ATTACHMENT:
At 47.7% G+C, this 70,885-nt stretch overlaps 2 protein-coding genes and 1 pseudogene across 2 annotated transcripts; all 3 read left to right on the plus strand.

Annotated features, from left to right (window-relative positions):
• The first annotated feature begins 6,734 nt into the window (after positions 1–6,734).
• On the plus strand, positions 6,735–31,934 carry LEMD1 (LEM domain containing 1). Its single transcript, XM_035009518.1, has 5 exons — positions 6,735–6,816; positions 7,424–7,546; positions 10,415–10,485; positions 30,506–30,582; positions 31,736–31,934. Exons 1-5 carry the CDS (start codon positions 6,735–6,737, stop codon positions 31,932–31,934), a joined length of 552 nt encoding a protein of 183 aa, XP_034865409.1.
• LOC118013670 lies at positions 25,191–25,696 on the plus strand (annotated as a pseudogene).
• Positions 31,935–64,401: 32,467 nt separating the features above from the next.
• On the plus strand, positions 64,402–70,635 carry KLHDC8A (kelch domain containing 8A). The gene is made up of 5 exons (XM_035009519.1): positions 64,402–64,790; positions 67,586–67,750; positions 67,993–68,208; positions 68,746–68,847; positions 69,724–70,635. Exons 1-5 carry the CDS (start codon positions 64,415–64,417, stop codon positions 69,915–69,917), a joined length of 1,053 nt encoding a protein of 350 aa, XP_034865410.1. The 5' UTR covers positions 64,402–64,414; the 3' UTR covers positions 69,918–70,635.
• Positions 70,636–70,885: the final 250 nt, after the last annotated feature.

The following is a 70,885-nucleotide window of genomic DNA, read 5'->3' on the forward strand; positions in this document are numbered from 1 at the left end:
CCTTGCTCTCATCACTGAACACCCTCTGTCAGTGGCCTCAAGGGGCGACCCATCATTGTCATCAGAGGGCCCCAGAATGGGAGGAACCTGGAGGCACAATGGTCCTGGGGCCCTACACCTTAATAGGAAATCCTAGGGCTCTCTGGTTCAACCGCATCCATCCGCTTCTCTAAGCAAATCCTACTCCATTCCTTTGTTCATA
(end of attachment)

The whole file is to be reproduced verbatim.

At 47.7% G+C, this 70,885-nt stretch overlaps 2 protein-coding genes and 1 pseudogene across 2 annotated transcripts; all 3 read left to right on the plus strand.

Annotated features, from left to right (window-relative positions):
• The first annotated feature begins 6,734 nt into the window (after positions 1–6,734).
• On the plus strand, positions 6,735–31,934 carry LEMD1 (LEM domain containing 1). Its single transcript, XM_035009518.1, has 5 exons — positions 6,735–6,816; positions 7,424–7,546; positions 10,415–10,485; positions 30,506–30,582; positions 31,736–31,934. Exons 1-5 carry the CDS (start codon positions 6,735–6,737, stop codon positions 31,932–31,934), a joined length of 552 nt encoding a protein of 183 aa, XP_034865409.1.
• LOC118013670 lies at positions 25,191–25,696 on the plus strand (annotated as a pseudogene).
• Positions 31,935–64,401: 32,467 nt separating the features above from the next.
• On the plus strand, positions 64,402–70,635 carry KLHDC8A (kelch domain containing 8A). The gene is made up of 5 exons (XM_035009519.1): positions 64,402–64,790; positions 67,586–67,750; positions 67,993–68,208; positions 68,746–68,847; positions 69,724–70,635. Exons 1-5 carry the CDS (start codon positions 64,415–64,417, stop codon positions 69,915–69,917), a joined length of 1,053 nt encoding a protein of 350 aa, XP_034865410.1. The 5' UTR covers positions 64,402–64,414; the 3' UTR covers positions 69,918–70,635.
• Positions 70,636–70,885: the final 250 nt, after the last annotated feature.

The following is a 70,885-nucleotide window of genomic DNA, read 5'->3' on the forward strand; positions in this document are numbered from 1 at the left end:
CCTTGCTCTCATCACTGAACACCCTCTGTCAGTGGCCTCAAGGGGCGACCCATCATTGTCATCAGAGGGCCCCAGAATGGGAGGAACCTGGAGGCACAATGGTCCTGGGGCCCTACACCTTAATAGGAAATCCTAGGGCTCTCTGGTTCAACCGCATCCATCCGCTTCTCTAAGCAAATCCTACTCCATTCCTTTGTTCATA